Empowering all employees with the tools they need to create work-life balance is critical to staff engagement. The time of day that employees feel most productive varies by the individual, and employees may have commitments outside of work that affect their availability.
Set your team up with a path to healthy integration between work and their personal lives. Create streamlined processes for requesting time off or sick leave and setting unavailability. Within Deputy, team members can swap shifts or offer shifts to other available team members, ensuring that if something comes up, the process is as quick and easy as possible for all involved.
To help create predictability for employees, certain cities, states, and industries have laws that specify how far in advance employees must receive their schedules. Affected employers in some cities also have obligations to provide adequate rest between shifts, pay compensation for last-minute changes, and award open shifts to existing employees before hiring new staff.
Compliance with fair scheduling legislation is good for employee engagement and good for business. To find out more about how to simplify compliance in your workplace, check out this page.
Offering Training & Education
Unconscious and implicit biases exist in every workplace and have been found to negatively impact engagement, retention, and innovation.
Empower your employees to continually learn with training and educational resources. Tools like EdApp can be integrated into your workplace’s Deputy account to deploy self-paced mobile learning to your team and allow employees to explore different learning opportunities. Consider kicking off your learning journey by checking out EdApp’s DE&I learning course with actionable steps to create a more inclusive workplace.
Creating a Safe Space for Honest Feedback
Creating safe spaces and opportunities for regular feedback helps ensure all team members feel empowered to share candid, straightforward input and observations.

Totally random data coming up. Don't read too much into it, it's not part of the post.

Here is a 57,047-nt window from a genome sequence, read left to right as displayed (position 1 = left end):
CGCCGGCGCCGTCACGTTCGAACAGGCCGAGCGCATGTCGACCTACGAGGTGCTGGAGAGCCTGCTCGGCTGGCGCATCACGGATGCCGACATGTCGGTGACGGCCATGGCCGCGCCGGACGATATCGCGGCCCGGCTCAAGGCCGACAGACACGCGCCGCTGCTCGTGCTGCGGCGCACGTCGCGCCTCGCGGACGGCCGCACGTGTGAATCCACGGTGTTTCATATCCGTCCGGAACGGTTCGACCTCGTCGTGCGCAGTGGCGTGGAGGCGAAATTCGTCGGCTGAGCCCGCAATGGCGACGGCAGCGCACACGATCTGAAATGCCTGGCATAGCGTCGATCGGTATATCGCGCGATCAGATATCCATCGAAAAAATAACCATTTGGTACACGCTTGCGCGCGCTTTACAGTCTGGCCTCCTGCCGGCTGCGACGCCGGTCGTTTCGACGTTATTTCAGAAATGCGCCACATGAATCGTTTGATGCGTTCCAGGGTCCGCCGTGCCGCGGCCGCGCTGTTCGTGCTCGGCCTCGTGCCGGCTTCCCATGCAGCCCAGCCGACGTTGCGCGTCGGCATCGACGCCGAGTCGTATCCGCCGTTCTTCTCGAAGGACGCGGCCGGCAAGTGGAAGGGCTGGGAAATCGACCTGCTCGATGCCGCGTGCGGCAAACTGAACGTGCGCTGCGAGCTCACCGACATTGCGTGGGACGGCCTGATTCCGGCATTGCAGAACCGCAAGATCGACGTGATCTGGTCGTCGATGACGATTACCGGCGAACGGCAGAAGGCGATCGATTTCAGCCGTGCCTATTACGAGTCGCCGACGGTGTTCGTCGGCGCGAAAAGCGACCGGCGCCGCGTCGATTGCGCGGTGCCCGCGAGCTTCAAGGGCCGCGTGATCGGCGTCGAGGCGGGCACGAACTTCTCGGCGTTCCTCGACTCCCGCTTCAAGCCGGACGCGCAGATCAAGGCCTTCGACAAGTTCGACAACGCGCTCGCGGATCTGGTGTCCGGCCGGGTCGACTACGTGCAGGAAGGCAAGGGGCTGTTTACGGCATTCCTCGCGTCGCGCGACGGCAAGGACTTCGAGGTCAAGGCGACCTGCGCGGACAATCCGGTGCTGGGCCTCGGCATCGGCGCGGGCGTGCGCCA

When building feedback culture in the workplace, it is important to create opportunities for both positive and negative feedback. Lead by example — thank team members for a job well done or shout out a positive customer interaction that stood out, then encourage others to do the same. To help take the pressure off of employees who may have feedback that they prefer to share privately, offer routine opportunities for feedback through different channels. For example, you could offer time slots for team members to meet 1:1 with management or collect feedback digitally.
Allowing staff to share feedback after their shift ends, instantly and anonymously, is now easier than ever before and helps build a welcoming, safe environment for all employees. Creating an official process for escalating workplace issues to follow up to any concerns raised helps foster trust and helps assure employees that your workplace prioritizes accountability, learning, and growth.
At Deputy, we believe that safety, fairness, flexibility, transparency, and inclusion strengthen workplace culture to enable the creation of thriving workplaces in every community.
Respecting pronouns, gender identity, and preferred/chosen names helps ensure that employees feel empowered to be their full, authentic selves at work. Businesses that make a conscious, ongoing effort to use inclusive language, create equal opportunity for work-life balance flexibility, and uphold fairness in the workplace build trust with employees and see long-term benefits in return through higher employee engagement.
When building out practices to make inclusion a pillar of your workplace’s culture, remember that it is an ongoing journey. Be transparent with your team, and encourage them to join you in continually learning and growing through training and feedback. Building inclusive workplaces for all helps create an engaged, happy, more productive workforce.